But did you know if Benjamin Franklin had gotten his way, the turkey would have been our national symbol?

In 1776, right after the signing of the Declaration of Independence, the Continental Congress appointed a special committee to select a design for an official national seal. This committee consisted of Thomas Jefferson, John Adams, and Benjamin Franklin. They each had their own ideas, none of which included the bald eagle. They finally came to agreement on a drawing of a woman holding a shield to represent the states. However, the design did nothing to inspire the members of Congress.

So Congress consulted a Philadelphia artist named William Barton who created a new design that included a golden eagle. At the time we were still at war with England and the fierce looking bird was deemed an appropriate symbol…with one small change. The golden eagle also flew over Europe so the federal lawmakers declared that the bird in the seal had to be an American bald eagle.

On June 20, 1782, they approved the design that we recognize today.

From the start, the eagle had been a controversial choice. Benjamin Franklin was quite vocal in his objection to the selection of the eagle. He considered it a bird of "bad moral character." A year after the Treaty of Paris officially ended the war with Great Britain, Franklin argued that the turkey would have been a more appropriate symbol. "A much more respected bird and a true native of America."

Unfortunately for Franklin, Congress was not convinced and the bald eagle remained our national symbol.

Whereas both the bald eagle and the turkey are native to America, we can't lay exclusive claim to either species since both were traditionally found in Canada and Mexico as well as the U.S.

And all of this leads us to one important question. If the turkey had been chosen as our national symbol, what would we serve as our traditional Thanksgiving dinner?

Sunday, November 7, 2010

How To Be A Supervillain: Six Tips For Ruling The World



This trying to take over the world business isn't as easy as it seems. Even with legions of henchmen and all kinds of super toys available to you, there's always some superhero out there to thwart your plans just when you're on the verge of success.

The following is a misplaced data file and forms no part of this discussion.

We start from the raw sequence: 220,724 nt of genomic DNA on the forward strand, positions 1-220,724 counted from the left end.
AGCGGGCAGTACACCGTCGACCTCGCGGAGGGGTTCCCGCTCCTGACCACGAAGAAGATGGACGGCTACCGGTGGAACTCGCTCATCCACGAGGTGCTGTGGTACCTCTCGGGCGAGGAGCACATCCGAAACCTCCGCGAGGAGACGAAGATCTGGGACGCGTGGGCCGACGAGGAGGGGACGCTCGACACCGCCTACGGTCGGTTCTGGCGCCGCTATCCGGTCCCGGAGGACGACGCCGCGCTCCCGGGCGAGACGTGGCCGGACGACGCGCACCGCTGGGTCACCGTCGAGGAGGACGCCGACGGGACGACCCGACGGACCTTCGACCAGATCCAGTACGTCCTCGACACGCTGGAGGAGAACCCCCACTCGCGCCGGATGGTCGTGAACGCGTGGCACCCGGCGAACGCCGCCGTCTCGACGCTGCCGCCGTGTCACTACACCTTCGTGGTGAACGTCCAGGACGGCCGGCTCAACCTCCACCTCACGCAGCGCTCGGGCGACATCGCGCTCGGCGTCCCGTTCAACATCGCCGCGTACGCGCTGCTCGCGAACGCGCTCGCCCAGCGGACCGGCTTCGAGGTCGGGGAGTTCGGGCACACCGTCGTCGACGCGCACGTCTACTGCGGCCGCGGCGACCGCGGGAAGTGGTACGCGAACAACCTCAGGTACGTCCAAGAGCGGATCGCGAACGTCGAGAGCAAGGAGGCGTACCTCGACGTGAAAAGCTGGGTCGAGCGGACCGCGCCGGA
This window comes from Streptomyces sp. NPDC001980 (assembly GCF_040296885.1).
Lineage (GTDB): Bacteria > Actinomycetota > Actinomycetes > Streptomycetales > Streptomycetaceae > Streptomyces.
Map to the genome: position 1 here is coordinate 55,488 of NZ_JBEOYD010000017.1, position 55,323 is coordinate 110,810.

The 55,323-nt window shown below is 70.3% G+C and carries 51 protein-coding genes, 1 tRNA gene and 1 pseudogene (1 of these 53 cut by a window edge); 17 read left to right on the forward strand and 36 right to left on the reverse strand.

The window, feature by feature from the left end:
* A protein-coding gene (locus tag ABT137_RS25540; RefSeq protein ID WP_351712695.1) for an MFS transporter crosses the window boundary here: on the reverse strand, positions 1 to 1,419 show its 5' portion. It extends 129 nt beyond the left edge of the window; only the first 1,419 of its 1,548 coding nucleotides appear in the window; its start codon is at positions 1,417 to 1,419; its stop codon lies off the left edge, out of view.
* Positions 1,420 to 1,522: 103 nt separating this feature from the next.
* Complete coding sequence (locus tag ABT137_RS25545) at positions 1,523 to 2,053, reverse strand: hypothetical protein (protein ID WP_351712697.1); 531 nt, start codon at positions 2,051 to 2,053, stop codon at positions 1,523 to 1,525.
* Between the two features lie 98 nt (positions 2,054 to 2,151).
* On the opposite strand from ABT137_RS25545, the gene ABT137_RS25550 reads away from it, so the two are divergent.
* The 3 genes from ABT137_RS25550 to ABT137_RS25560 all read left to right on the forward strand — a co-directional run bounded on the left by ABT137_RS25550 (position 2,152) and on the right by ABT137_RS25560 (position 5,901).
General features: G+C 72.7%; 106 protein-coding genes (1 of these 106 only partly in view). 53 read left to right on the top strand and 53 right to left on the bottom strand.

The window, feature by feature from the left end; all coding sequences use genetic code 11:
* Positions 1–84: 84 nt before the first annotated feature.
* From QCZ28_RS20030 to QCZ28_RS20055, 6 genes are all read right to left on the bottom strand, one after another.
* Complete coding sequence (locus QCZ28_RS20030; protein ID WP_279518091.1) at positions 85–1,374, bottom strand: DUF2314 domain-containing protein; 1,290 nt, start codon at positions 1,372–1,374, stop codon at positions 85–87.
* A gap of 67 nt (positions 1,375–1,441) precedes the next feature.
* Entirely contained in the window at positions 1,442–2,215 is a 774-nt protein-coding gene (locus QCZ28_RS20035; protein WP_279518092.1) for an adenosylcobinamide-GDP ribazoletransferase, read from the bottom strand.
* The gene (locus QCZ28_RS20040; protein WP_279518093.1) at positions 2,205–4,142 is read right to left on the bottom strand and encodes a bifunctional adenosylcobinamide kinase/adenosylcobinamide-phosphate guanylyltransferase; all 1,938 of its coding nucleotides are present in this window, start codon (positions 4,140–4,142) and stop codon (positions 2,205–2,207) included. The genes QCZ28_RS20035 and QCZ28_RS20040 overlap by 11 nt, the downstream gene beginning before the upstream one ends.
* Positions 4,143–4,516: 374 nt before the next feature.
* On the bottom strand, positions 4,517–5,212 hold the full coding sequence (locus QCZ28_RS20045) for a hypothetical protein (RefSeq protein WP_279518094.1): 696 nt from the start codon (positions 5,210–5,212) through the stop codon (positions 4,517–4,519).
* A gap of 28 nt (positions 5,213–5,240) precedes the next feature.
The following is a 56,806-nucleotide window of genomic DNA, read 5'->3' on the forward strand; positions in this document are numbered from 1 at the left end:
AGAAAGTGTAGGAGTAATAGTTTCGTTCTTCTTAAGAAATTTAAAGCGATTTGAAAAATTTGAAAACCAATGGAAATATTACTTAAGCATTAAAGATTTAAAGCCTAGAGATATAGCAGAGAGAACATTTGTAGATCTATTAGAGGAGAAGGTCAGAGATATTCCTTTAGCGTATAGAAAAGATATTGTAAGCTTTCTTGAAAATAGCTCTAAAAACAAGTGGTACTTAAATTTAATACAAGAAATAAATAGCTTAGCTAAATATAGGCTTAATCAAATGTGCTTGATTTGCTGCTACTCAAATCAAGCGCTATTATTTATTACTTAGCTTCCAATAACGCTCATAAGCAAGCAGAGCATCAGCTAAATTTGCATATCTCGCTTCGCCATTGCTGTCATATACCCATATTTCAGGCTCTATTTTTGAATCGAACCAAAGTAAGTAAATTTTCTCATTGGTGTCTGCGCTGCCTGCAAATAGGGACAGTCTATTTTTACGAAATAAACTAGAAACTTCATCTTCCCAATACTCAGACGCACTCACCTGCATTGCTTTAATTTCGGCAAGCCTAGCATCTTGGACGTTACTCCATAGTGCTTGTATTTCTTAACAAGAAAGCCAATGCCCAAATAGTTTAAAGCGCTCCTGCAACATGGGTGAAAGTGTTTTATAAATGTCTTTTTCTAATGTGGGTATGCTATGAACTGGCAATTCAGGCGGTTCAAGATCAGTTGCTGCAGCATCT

If world domination is your goal, here's a list of the top six essentials you'll need for a career as a supervillain.

Persian Cat (or equally sinister animal adornment)

Why It's Necessary: A supervillain needs to be holding the cat when he makes his grand entrance. The Persian breed says you're wealthy and that mankind's most aloof creature is no match for your icy resolve.
Who Did It Best: Ernst Stavro Blofeld, possibly James Bond's greatest enemy, was the trendsetter for many supervillain staples.

Bald Head

Why It's Necessary: Any supervillain worthy of the name has a spectacular chrome dome holding his genius brain.
Who Did It Best: Lex Luthor immediately leaps to mind.

Minions

Why It's Essential: The truth about supervillains can be summed up as why have dogs around you if you're going to end up doing your own barking. The true supervillain is too busy creating super plots to take over the world to have time for the minor interruptions such as kidnapping enemies and making Starbucks runs.
Who Did It Best: Emperor Palpatine and Darth Vader had an army of Stormtroopers to send after the Rebel Alliance. Of course, that didn't help them win in the end.

Inventive Death Traps

Why It's Essential: A supervillain can't simply kill his adversary, he has to come up with an ingenious method of doing away with him that offers maximum dramatic impact. Of course, the downside of this is that it gives the hero ample opportunity to escape.
Who Did It Best: From Blofeld's piranha pool to all the torturous devices Indiana Jones encountered, there are just too many to try to pick only one.

Secret Hideaway

Why It's Essential: In order to have a dramatic showdown you need to have a suitably impressive backdrop and a secret hideaway is just the place.
Who Did It Best: Austin Powers' nemesis, Dr. Evil may have been inept in many areas, but he definitely had an eye for impressive lairs.

Evil Plan

Why It's Essential: Anyone with a genius IQ can built a super weapon and rain havoc on the population. However, a true supervillain has to do more than just destroy stuff. He needs an evil plan to justify all the destruction and there needs to be something for the hero to thwart.
Who Did It Best: The history of villainy give us a wealth of truly moronic evil plans. But for a scheme we can all believe in, we need to look at Magneto, the metal-molding mutant from X-Men. He can show us how an evil plan is done.

Who are your favorite supervillains?